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Concern over new religious law in Kazakhstan affects Baptists

OSLO, Norway (BP)–As increased fines and pressure on unregistered Baptists continue in Kazakhstan, some religious observers are wary of a new law designed to “combat extremist activity” in the former Soviet country.

Kazakhstan law allows fines and other penalties toward religious organizations for “refusal to register” with the proper authorities. But some say it’s unclear whether the wording implies religious groups must register with the government.

“The very term ‘refusal to register’ is not entirely clear,” Roman Podoprigora, a legal studies expert specializing in religion, told Forum 18, an Internet news service focusing on persecuted Christians and other religious groups in the former Soviet Union and its satellite states.

“It is virtually impossible to show that believers really do refuse to register,” he said. “I personally believe that registration of a religious association is not compulsory.”

Even so, the frequency of government officials pressuring religious groups — especially Baptists — has increased. For instance, Asan Abylkhanov, the leader of a church in Karatau, was found guilty of “refusal to register” and was fined an amount equal to seven times the minimum monthly wage in his region.

In April, police raided a Baptist Sunday service in northern Kazakhstan and began filming all those present with a camcorder.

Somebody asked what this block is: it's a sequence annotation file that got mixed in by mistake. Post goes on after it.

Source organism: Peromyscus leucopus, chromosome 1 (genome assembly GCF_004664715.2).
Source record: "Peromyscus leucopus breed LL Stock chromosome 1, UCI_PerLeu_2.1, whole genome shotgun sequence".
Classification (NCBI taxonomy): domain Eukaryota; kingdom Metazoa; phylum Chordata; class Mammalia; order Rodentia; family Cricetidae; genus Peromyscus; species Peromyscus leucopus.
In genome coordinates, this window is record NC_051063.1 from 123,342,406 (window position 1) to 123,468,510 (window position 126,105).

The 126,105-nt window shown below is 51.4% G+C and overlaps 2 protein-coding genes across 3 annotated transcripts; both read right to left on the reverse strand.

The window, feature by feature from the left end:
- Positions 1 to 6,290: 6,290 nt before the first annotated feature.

“They failed to respond to a request not to disrupt the service and to stop filming,” local Baptists told Forum 18. “They started pushing believers away when they tried to stop them from filming. … Then they brought witnesses into the room and drew up a document stating that a meeting had been held unlawfully.”

Baptists belonging to the International Council of Evangelical Christians/Baptists regard registration as unacceptable for ideological reasons, believing that it inevitably leads to state interference and restrictions on their rights, according to Forum 18.

A new draft law in Kazakhstan goes beyond “refusal to register” and addresses the issue of extremism. The law, currently being processed in the lower chamber of Kazakhstan’s parliament, is open to being used against religious communities the authorities dislike since no clear definition of extremism is given. Also, the word “religious” appears 10 times in the draft law.

Article 1 of the law defines extremism as “the organization and/or the carrying out of actions by a person, group of people or organization in the name of organizations that are formally recognized as extremist,” according to a July 27 Forum 18 report.

And according to Article 6, the state may conduct studies of the activity of religious groups and of “foreign citizens who engage in preaching and/or preaching any form of religious doctrine by means of religious educational activity.” The state may then recommend banning the activity of such organizations that are deemed in violation of the extremism law.

Furthermore, Article 6 says any religious organization that is considered extremist in another country will be considered extremist in Kazakhstan. This concerns Podoprigora and other religious observers because Christians are designated as extremists and banned from proselytizing in many Arab countries and in North Korea.

“Theoretically, the Kazakh prosecuting authorities may decide to close down religious communities on the basis of information received from the agencies of oppressive regimes,” Podoprigora told Forum 18.

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